This series was written by Michael Rasmussen of GRC 20/20 in partnership with Convercent. GRC 20/20 provides insight on governance, risk management and compliance solutions through market research, benchmarking, training, and analysis.
We are in the midst of working through a CECO SWOT Analysis to help CECO’s develop their strategy in 2021 and into the future. Last week we looked at the STRENGTHS of the typical CECO; this week we turn to WEAKNESSES.
As you look to build your strategic compliance and ethics plan in 2021, it is critical to evaluate where you are now in your role, capabilities, and your program and what you need to work on to deliver the leadership and skills to achieve your goals moving forward. If you are like me, you do not want to focus on weakness. But we need to identify and address our weaknesses in order to do better. Some weaknesses we can overcome ourselves; others may require outside assistance. Perhaps it means finding capabilities on your team to provide balance to your weak areas.
The points below are generalizations, so you may or may not identify with them. But they are good places for discussion, learning, and interaction as the CECO prepares for the future. The typical CECO today struggles with:
- Limited technical acumen: Most compliance roles have grown out of legal, which has often been more comfortable with documents and paper, with limited understanding of technology.
- Manual processes and myopic technology: Related to the limited technical acumen, this overwhelms the compliance officer and function with documents and manual processes that take time to reconcile and report.
- Project management skills that are lacking: Compliance and ethics management has become a complex and intricate set of projects, tasks, and reports that require compliance management to have an integrated view into compliance deadlines, resources, reports, and activities.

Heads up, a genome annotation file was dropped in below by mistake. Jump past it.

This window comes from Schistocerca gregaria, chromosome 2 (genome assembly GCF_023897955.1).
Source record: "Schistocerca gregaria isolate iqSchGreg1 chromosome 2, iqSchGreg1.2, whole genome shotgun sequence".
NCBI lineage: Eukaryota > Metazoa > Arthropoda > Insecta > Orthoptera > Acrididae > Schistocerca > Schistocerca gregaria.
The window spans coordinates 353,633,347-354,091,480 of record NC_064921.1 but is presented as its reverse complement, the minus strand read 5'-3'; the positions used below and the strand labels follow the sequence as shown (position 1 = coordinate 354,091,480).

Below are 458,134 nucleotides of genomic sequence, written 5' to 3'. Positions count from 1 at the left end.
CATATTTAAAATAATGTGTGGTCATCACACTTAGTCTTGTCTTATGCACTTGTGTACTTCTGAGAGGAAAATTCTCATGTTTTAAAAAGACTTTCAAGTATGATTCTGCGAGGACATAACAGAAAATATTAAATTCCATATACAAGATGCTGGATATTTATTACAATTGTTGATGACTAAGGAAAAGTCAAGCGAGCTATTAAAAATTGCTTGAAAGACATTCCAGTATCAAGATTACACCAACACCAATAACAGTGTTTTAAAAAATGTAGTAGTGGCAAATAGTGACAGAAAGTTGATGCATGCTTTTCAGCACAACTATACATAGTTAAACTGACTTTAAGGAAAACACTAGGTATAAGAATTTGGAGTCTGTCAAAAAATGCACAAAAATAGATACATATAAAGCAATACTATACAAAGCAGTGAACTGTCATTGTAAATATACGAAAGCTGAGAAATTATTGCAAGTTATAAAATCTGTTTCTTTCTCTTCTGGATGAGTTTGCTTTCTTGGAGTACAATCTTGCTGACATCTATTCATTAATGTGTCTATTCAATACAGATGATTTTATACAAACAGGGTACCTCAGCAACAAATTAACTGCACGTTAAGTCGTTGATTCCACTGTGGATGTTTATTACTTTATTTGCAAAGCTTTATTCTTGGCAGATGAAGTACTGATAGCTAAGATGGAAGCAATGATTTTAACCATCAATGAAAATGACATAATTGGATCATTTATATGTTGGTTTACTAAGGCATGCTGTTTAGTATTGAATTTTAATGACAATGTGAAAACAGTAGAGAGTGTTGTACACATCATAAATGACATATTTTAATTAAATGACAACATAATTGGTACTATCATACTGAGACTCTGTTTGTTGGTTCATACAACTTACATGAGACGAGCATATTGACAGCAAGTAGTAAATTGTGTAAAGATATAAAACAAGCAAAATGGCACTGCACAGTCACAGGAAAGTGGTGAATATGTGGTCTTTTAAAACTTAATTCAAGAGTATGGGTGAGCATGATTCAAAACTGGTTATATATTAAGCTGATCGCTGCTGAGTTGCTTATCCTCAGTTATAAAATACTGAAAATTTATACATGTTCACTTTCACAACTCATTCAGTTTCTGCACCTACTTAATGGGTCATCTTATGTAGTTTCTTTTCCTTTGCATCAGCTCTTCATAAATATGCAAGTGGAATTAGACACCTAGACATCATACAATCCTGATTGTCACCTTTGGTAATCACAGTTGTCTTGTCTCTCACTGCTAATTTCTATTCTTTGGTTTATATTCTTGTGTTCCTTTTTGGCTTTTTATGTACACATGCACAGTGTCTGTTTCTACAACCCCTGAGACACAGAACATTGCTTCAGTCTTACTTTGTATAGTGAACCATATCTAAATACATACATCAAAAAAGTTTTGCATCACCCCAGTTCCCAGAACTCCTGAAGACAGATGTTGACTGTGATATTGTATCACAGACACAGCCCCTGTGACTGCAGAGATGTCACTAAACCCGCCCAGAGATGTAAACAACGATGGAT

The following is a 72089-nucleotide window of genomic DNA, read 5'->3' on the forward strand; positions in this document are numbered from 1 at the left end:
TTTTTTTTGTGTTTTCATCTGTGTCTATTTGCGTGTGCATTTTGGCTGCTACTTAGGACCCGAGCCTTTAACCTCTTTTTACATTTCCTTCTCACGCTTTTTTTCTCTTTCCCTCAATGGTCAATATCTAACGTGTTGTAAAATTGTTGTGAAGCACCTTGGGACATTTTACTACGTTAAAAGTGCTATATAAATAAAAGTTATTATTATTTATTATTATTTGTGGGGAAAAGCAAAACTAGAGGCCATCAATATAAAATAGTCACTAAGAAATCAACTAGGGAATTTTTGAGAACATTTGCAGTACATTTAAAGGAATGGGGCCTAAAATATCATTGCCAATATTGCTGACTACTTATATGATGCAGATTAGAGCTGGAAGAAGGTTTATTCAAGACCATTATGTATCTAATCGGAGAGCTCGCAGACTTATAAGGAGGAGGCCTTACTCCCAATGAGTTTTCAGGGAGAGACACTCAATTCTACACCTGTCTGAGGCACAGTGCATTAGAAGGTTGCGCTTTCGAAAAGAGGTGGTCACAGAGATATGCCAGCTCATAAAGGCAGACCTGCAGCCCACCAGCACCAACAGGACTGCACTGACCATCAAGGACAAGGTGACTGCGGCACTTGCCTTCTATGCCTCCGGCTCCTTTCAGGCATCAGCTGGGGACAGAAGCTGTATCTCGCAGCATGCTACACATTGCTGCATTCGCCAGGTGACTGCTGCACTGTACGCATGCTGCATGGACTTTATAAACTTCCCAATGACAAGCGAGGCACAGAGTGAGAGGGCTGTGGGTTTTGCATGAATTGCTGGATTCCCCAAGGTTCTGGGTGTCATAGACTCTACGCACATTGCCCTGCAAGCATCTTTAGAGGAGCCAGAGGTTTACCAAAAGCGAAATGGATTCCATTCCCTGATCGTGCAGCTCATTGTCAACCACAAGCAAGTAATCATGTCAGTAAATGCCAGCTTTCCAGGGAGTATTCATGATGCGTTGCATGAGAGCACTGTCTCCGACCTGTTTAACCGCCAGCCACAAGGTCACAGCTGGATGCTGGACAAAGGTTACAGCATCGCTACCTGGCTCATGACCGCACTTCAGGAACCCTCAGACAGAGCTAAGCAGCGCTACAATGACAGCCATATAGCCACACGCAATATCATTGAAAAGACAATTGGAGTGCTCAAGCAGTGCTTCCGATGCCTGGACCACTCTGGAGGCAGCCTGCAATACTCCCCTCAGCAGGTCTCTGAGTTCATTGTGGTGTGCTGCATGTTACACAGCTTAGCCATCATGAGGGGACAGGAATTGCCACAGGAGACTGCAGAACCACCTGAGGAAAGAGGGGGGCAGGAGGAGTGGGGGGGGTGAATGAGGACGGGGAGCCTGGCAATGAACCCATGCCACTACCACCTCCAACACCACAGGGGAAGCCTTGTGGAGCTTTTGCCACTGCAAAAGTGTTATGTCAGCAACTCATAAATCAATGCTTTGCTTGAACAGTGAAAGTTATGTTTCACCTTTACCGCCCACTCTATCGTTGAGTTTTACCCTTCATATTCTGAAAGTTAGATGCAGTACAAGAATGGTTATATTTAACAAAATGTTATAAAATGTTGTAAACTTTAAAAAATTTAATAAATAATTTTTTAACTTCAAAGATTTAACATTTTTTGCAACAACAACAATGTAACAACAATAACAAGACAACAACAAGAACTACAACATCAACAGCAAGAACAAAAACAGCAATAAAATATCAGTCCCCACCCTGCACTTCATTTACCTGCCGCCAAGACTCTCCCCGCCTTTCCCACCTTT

- Federated facilitation experience: While the CECO role is the figurehead of compliance, this role often has a limited view into the expanse of compliance across departments.
- Moving beyond checklists: The compliance function has a tendency to focus on corporate compliance checklists to find and resolve compliance issues, and now is being challenged to understand compliance risk and take on ethics, values, and social responsibility, and become a champion for corporate culture.
- Stigma of the corporate cop: The compliance role has historically been seen as a corporate cop rather than a strategic and operationally influential champion of organizational integrity.
- Firefighting and reactive approaches to compliance, where resources are consumed in investigations and putting out compliance fires, which leaves little to no resources for proactive planning of compliance and ethics.
Which of these elements describe your weaknesses? What would you change? What would you add to your list of weaknesses? How can you compensate or address these weaknesses?
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Download the complete CECO SWOT Analysis today.